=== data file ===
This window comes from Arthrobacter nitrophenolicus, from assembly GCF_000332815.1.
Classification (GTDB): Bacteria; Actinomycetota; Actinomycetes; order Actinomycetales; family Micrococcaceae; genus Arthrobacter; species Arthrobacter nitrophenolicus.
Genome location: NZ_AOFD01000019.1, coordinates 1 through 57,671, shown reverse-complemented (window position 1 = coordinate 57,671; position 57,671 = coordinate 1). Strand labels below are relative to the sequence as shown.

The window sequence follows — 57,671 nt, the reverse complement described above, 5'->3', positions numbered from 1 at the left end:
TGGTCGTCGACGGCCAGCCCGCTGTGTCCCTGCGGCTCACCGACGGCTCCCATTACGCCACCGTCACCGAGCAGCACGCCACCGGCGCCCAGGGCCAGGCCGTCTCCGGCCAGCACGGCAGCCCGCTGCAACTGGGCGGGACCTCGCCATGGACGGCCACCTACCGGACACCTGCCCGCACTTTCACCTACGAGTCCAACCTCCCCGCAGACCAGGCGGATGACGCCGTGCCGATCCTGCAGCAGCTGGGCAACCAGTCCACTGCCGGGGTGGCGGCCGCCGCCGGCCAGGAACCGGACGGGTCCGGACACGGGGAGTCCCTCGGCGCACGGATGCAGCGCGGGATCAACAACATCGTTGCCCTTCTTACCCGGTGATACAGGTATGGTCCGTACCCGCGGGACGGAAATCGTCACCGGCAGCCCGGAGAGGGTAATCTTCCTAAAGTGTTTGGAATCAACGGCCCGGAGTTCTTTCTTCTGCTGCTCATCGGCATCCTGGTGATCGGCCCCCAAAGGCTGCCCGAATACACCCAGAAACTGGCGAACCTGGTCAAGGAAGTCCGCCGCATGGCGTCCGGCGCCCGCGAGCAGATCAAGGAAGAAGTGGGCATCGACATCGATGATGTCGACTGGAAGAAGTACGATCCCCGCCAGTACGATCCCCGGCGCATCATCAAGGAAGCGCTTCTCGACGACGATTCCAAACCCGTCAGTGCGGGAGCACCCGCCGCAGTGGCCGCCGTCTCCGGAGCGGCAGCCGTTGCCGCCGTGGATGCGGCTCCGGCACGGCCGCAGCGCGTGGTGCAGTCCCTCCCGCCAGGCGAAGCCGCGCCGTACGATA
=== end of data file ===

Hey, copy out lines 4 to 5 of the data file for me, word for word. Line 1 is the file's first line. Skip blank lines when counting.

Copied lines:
The window sequence follows — 57,671 nt, the reverse complement described above, 5'->3', positions numbered from 1 at the left end:
TGGTCGTCGACGGCCAGCCCGCTGTGTCCCTGCGGCTCACCGACGGCTCCCATTACGCCACCGTCACCGAGCAGCACGCCACCGGCGCCCAGGGCCAGGCCGTCTCCGGCCAGCACGGCAGCCCGCTGCAACTGGGCGGGACCTCGCCATGGACGGCCACCTACCGGACACCTGCCCGCACTTTCACCTACGAGTCCAACCTCCCCGCAGACCAGGCGGATGACGCCGTGCCGATCCTGCAGCAGCTGGGCAACCAGTCCACTGCCGGGGTGGCGGCCGCCGCCGGCCAGGAACCGGACGGGTCCGGACACGGGGAGTCCCTCGGCGCACGGATGCAGCGCGGGATCAACAACATCGTTGCCCTTCTTACCCGGTGATACAGGTATGGTCCGTACCCGCGGGACGGAAATCGTCACCGGCAGCCCGGAGAGGGTAATCTTCCTAAAGTGTTTGGAATCAACGGCCCGGAGTTCTTTCTTCTGCTGCTCATCGGCATCCTGGTGATCGGCCCCCAAAGGCTGCCCGAATACACCCAGAAACTGGCGAACCTGGTCAAGGAAGTCCGCCGCATGGCGTCCGGCGCCCGCGAGCAGATCAAGGAAGAAGTGGGCATCGACATCGATGATGTCGACTGGAAGAAGTACGATCCCCGCCAGTACGATCCCCGGCGCATCATCAAGGAAGCGCTTCTCGACGACGATTCCAAACCCGTCAGTGCGGGAGCACCCGCCGCAGTGGCCGCCGTCTCCGGAGCGGCAGCCGTTGCCGCCGTGGATGCGGCTCCGGCACGGCCGCAGCGCGTGGTGCAGTCCCTCCCGCCAGGCGAAGCCGCGCCGTACGATA